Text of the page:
The IMD says the rainfall density is expected to reduce majorly in the next 2-3 days
Update on August 20: Kerala floods have claimed 370 lives till now. More than 7 lakh people have been displaced by the worst natural calamity the state has witnessed in a century.
Rains continued to batter flood-hit Kerala on August 16. The state received 41 per cent more rainfall than normal in this season, most of it in the last few days. In fact, the percentage of excess rainfall has jumped from 15 per cent on August 8 to 41 per cent on August 16.
The total death toll, as a result of the floods, has reached 164. Pathanamthitta and Ernakulam are the worst affected districts where many people are stranded inside their houses, schools, colleges. Pathanamthitta received almost 8 times the normal rainfall on August 16 while Ernakulam received 4 times.
All three wings of the armed forces have been deployed for the rescue and relief operations. Sixteen teams of the Army and 42 of the Navy are currently operating in flood-affected regions. Five hundred and forty more reinforcements have also been sent in on Thursday morning. Around 1.7 lakh people have been shifted to relief camps in the state.
The Idukki and Mullaperiyar dams are also on the verge of overflowing again. And dam water is again being released downstream.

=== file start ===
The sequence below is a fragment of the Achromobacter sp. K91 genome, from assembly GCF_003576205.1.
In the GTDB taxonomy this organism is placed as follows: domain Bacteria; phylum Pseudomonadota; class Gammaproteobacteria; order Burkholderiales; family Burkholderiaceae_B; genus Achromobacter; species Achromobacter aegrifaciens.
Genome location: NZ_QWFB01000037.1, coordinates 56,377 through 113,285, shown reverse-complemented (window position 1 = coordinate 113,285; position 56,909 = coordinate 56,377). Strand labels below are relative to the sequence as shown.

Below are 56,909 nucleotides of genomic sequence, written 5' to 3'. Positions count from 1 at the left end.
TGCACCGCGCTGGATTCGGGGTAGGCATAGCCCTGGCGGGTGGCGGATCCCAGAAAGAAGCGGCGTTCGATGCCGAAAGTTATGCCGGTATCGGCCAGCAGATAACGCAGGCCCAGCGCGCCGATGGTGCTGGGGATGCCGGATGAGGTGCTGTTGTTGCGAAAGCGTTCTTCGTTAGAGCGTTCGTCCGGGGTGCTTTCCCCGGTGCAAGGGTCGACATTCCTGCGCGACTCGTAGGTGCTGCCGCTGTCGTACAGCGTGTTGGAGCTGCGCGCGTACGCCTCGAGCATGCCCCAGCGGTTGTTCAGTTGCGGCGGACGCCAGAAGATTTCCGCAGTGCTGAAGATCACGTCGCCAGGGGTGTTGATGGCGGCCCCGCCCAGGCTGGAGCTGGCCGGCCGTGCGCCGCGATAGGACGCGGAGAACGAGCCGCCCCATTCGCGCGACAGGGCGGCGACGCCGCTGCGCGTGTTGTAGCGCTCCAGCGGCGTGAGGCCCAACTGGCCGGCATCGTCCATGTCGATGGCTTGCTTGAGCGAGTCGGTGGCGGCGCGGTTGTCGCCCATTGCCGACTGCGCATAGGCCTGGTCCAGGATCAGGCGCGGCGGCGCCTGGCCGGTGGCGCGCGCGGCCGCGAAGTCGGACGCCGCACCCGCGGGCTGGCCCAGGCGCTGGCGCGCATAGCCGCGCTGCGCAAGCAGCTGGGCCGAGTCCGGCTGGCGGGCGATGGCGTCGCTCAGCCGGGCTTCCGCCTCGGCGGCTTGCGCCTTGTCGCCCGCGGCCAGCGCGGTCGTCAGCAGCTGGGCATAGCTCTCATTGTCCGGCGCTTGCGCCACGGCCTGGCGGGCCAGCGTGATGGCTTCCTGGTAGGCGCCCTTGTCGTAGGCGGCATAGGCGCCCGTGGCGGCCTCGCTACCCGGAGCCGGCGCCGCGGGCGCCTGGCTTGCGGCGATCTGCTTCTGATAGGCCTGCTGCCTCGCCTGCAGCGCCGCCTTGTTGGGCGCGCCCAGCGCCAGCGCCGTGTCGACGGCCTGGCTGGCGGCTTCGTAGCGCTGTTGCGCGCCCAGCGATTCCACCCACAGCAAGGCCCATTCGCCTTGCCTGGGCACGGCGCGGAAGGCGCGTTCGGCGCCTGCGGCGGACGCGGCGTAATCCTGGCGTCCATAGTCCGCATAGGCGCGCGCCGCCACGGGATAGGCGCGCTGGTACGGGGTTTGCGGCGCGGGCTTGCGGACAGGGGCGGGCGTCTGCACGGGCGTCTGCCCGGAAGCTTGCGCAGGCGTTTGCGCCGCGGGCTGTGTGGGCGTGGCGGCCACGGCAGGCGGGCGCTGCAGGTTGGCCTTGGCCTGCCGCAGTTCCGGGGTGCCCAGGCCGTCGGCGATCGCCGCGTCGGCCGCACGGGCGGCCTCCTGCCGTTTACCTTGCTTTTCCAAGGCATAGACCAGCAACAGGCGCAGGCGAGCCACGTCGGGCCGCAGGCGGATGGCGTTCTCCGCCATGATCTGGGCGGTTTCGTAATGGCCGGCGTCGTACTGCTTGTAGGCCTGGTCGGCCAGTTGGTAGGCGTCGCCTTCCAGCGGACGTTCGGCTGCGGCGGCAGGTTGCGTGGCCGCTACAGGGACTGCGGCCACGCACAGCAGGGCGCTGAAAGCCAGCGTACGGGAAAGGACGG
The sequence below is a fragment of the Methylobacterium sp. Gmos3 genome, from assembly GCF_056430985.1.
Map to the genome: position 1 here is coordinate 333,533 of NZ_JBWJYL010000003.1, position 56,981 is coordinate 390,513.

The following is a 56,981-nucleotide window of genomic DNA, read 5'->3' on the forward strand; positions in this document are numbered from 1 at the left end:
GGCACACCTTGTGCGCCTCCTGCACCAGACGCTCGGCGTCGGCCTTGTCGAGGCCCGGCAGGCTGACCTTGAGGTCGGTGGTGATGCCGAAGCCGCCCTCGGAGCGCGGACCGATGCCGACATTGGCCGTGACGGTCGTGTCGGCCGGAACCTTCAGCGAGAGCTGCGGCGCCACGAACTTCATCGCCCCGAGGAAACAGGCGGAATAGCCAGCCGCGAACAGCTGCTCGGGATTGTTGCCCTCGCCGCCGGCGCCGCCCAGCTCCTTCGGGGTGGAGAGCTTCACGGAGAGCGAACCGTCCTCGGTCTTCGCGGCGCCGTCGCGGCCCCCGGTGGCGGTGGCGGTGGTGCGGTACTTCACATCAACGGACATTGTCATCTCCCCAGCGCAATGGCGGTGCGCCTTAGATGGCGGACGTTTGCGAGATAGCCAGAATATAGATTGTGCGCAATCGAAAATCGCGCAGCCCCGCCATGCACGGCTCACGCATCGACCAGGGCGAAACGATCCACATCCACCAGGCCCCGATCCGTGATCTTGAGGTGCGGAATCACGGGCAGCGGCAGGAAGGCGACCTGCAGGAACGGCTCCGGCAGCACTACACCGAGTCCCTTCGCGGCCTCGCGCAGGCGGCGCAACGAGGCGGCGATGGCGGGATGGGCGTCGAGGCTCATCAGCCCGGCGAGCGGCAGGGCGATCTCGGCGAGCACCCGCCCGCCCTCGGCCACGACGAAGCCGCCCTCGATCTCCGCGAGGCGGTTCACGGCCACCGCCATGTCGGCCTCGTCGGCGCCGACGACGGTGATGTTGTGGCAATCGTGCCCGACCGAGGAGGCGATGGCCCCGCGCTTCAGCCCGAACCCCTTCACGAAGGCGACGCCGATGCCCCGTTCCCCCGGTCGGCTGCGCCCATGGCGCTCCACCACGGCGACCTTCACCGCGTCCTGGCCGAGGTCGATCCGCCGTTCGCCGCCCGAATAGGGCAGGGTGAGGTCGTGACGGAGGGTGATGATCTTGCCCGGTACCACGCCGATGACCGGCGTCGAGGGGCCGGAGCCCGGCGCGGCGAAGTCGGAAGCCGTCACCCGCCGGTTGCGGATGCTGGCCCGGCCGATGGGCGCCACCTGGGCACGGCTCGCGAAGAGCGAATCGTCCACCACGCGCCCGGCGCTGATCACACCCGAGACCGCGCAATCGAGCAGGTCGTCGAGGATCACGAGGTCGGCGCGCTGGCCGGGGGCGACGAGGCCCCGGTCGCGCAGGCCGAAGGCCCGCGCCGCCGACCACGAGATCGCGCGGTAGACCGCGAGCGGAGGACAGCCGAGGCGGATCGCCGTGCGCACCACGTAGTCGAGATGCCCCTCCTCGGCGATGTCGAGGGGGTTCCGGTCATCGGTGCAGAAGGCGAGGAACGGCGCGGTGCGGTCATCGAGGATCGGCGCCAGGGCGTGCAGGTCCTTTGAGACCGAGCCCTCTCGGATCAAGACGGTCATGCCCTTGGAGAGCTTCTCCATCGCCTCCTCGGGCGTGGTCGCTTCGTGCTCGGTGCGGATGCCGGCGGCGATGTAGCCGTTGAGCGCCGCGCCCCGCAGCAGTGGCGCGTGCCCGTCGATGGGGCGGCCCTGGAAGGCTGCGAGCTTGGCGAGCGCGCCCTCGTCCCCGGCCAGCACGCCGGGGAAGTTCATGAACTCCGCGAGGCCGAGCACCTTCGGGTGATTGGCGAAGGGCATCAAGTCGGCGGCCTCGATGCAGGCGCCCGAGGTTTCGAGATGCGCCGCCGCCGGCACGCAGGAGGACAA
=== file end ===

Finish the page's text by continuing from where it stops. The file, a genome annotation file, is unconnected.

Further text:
The death toll from the worst floods in Kerala in almost a century has risen to 79 on August 15. All the 14 districts of the state have been declared flood hit and put on red alert.
According to the Indian Meteorological Department (IMD), Kerala received almost eight times its normal rainfall on August 15. Except for Kasargod, all other districts received more than four times the normal rain. Thiruvananthapuram received as high as 35 times more rainfall than normal while Kollam received 15 times more. Absolute rainfall ranged from as high as 206.4 mm in Idukki to 67.2 mm in Kasargod. Rains continue to batter the state even today, while heavy to very heavy rain in some districts has been predicted by IMD for August 17 and 18 as well.
The plantation industry has taken a massive hit in the state due to the weather conditions and the floods. “The total loss to the plantation industry in the state could be well over Rs 700 crore and the situation is very grim with no foreseeable hope for recuperation,” Thomas Jacob, the chairman of the Association of Planters of Kerala, told Down to Earth. This includes tea, coffee, rubber, cardamom and pepper plantations. According to him, tea plantations have had no crop in the past three months due to the continuous downpour and overcast conditions. Crops like cardamom and pepper have also become disease ridden due to the inclement weather. “I have never witnessed such a situation in my life,” he said.
Looking at the situation, the authorities have now opened the gates of 35 dams in the state, the latest being the Mullaperiyar dam. The operations at Kochi airport have been suspended till August 18. The flights are being diverted either to the Trivandrum or the Kozhikode airports.
Twelve more teams of the National Disaster Response Force (NDRF) are being deployed for rescue and relief operations in the state even as 18 teams are already present there. Over two lakh people across the state have been shifted to relief camps. The Indian Navy is also conducting its ‘Operation Madad’ in the state.
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